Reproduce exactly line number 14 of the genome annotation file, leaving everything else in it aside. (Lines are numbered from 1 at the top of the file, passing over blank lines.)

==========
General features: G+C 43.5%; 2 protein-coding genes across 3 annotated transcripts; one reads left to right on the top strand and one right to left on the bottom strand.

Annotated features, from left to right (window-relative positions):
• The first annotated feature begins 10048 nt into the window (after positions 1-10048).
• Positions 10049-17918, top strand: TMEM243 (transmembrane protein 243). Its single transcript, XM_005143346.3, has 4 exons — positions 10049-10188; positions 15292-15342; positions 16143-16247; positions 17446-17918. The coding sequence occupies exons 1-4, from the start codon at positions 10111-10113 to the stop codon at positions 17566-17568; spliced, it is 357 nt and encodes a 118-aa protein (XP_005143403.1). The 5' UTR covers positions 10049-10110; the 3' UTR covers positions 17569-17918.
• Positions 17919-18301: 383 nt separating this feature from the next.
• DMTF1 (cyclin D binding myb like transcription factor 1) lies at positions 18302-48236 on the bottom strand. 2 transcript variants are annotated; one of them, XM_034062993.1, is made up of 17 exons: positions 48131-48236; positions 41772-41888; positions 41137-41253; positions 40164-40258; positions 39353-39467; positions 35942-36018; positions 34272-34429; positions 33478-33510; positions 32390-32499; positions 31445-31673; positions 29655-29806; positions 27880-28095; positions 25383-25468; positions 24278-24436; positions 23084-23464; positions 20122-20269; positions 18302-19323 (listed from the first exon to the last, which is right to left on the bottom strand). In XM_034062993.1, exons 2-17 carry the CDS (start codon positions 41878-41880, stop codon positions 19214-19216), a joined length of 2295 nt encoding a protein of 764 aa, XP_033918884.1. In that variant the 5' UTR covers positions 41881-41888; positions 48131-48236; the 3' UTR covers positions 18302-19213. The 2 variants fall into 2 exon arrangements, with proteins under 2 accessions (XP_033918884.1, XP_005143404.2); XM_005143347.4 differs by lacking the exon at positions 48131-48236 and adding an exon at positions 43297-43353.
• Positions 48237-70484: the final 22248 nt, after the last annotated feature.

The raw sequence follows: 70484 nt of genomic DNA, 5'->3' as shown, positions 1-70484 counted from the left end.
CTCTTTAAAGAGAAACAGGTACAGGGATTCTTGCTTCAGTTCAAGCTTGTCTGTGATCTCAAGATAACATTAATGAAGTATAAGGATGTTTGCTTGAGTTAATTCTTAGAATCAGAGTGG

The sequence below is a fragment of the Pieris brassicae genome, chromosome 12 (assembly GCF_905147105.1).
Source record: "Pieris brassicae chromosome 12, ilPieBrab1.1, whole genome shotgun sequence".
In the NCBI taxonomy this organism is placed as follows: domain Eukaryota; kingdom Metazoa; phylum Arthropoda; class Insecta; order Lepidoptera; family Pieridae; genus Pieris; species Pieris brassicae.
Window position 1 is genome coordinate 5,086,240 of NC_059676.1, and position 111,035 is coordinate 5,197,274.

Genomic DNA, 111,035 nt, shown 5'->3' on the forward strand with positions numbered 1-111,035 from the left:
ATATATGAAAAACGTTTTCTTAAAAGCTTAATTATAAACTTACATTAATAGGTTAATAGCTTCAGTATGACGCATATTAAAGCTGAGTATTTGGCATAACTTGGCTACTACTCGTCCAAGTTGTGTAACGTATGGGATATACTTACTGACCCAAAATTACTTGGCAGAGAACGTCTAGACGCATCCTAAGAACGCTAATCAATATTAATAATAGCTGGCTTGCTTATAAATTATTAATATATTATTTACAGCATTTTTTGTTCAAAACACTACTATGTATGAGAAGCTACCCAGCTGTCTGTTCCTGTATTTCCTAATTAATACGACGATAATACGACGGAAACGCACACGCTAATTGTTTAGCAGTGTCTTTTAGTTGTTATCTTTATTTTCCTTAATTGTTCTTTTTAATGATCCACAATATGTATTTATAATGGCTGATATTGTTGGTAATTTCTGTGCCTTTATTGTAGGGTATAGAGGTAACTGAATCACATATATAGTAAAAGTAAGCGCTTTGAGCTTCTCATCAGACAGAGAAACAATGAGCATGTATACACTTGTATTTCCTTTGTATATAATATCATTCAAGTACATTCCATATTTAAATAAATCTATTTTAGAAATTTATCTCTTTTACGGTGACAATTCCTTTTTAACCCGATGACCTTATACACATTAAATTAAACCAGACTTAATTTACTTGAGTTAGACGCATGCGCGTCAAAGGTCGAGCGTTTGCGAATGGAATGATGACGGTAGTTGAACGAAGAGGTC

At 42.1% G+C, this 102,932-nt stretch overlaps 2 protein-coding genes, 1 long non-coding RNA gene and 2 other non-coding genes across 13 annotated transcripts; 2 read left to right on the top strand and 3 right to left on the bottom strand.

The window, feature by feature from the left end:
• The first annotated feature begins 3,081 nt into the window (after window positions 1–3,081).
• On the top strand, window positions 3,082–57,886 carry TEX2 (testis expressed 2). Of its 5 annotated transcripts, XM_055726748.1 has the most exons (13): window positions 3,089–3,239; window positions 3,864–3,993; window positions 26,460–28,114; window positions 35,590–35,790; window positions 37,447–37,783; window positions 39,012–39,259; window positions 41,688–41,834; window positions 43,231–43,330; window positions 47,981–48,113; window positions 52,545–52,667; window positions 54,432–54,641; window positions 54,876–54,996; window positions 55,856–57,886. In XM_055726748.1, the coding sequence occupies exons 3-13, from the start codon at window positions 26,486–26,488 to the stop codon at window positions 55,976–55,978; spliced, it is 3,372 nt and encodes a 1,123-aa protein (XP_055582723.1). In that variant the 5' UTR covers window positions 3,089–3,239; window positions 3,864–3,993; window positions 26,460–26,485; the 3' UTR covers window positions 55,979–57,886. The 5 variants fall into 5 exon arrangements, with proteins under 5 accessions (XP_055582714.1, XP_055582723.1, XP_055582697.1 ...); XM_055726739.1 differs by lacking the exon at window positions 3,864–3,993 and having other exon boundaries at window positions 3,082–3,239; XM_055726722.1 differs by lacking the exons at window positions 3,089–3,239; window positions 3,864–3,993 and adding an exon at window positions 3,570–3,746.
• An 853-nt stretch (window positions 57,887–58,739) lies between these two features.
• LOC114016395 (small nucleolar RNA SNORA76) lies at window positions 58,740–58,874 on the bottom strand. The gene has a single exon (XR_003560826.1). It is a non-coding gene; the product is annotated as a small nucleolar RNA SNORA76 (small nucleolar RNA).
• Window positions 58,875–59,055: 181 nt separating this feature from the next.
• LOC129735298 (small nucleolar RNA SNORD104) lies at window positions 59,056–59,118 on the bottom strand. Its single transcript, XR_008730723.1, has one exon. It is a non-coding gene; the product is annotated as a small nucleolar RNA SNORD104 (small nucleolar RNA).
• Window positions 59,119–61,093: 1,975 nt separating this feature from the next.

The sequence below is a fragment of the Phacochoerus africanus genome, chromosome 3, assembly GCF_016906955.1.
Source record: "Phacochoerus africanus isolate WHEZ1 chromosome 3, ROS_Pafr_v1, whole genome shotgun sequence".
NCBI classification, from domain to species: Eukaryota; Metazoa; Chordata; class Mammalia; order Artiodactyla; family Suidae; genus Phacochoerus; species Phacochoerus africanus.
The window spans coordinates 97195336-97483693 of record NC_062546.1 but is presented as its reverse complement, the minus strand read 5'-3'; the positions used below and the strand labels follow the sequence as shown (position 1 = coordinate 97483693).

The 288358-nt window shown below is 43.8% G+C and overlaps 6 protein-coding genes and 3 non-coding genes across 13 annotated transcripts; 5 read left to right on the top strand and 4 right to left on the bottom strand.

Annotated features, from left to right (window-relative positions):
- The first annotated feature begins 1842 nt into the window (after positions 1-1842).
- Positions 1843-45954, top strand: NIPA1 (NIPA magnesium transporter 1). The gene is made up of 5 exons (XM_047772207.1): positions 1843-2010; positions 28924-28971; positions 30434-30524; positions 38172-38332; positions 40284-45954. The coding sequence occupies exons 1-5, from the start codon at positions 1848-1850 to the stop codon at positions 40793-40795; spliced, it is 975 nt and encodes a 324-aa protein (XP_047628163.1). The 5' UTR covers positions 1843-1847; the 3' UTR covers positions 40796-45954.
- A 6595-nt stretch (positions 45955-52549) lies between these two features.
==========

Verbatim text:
Genomic DNA, 111,035 nt, shown 5'->3' on the forward strand with positions numbered 1-111,035 from the left: